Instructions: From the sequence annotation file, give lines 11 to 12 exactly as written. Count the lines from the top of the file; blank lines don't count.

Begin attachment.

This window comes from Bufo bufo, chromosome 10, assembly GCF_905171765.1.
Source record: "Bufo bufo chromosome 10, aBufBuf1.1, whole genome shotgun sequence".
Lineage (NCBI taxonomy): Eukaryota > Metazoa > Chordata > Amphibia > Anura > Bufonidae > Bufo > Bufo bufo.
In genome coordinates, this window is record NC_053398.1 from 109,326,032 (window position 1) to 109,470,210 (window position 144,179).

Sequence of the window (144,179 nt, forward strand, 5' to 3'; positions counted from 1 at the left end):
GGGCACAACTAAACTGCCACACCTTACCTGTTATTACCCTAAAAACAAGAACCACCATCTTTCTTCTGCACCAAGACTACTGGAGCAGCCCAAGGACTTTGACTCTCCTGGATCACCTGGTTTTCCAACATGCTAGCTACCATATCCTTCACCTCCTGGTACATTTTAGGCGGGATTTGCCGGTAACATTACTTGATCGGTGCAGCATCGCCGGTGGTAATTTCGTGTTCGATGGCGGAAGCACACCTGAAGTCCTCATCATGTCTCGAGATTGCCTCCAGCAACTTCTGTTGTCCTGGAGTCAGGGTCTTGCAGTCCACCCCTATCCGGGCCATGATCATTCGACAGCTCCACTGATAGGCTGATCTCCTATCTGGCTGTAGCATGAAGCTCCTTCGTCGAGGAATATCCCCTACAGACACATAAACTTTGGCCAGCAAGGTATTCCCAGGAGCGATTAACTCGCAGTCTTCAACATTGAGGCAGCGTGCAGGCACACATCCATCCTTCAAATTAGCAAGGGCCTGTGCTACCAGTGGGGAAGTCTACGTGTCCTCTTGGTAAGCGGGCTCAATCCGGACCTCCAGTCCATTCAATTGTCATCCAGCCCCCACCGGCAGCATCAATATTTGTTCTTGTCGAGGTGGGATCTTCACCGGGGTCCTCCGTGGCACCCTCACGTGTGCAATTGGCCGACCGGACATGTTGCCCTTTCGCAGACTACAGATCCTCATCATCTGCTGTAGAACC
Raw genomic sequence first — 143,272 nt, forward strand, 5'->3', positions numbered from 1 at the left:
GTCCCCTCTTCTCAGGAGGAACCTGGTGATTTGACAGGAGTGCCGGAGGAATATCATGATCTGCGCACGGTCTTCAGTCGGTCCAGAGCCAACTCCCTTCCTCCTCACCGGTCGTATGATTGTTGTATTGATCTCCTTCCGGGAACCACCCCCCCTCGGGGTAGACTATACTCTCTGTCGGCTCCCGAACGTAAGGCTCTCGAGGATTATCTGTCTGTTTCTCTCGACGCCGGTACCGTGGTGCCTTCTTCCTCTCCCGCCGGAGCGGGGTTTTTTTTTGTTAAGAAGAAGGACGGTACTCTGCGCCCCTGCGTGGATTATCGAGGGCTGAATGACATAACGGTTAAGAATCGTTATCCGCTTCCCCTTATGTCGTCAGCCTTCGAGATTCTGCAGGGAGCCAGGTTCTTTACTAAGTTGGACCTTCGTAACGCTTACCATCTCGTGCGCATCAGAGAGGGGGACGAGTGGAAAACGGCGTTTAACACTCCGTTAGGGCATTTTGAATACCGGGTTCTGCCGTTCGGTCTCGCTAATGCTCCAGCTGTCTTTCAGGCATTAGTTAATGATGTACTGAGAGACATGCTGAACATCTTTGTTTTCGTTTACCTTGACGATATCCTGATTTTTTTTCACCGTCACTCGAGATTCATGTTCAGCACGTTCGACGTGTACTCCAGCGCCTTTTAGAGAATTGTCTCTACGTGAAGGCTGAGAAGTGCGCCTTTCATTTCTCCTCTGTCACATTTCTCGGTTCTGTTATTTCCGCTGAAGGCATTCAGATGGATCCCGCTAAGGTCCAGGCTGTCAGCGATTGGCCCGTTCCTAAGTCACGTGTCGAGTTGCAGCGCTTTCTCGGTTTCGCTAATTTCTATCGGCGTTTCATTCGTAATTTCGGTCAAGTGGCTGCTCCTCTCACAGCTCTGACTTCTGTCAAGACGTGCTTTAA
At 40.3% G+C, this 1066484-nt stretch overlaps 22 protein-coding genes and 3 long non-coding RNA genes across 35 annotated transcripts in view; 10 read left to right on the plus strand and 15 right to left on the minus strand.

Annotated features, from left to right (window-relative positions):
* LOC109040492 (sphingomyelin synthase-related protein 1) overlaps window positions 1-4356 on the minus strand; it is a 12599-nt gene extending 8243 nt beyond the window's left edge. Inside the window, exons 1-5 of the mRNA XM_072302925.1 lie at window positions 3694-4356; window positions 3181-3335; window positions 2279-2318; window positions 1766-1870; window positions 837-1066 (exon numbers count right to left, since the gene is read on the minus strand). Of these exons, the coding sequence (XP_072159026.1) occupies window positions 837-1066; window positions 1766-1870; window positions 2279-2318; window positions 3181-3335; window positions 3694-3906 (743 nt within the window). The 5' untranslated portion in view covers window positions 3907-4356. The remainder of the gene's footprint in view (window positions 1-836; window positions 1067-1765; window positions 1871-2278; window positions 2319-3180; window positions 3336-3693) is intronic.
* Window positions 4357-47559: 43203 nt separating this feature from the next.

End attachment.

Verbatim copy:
* LOC109040492 (sphingomyelin synthase-related protein 1) overlaps window positions 1-4356 on the minus strand; it is a 12599-nt gene extending 8243 nt beyond the window's left edge. Inside the window, exons 1-5 of the mRNA XM_072302925.1 lie at window positions 3694-4356; window positions 3181-3335; window positions 2279-2318; window positions 1766-1870; window positions 837-1066 (exon numbers count right to left, since the gene is read on the minus strand). Of these exons, the coding sequence (XP_072159026.1) occupies window positions 837-1066; window positions 1766-1870; window positions 2279-2318; window positions 3181-3335; window positions 3694-3906 (743 nt within the window). The 5' untranslated portion in view covers window positions 3907-4356. The remainder of the gene's footprint in view (window positions 1-836; window positions 1067-1765; window positions 1871-2278; window positions 2319-3180; window positions 3336-3693) is intronic.
* Window positions 4357-47559: 43203 nt separating this feature from the next.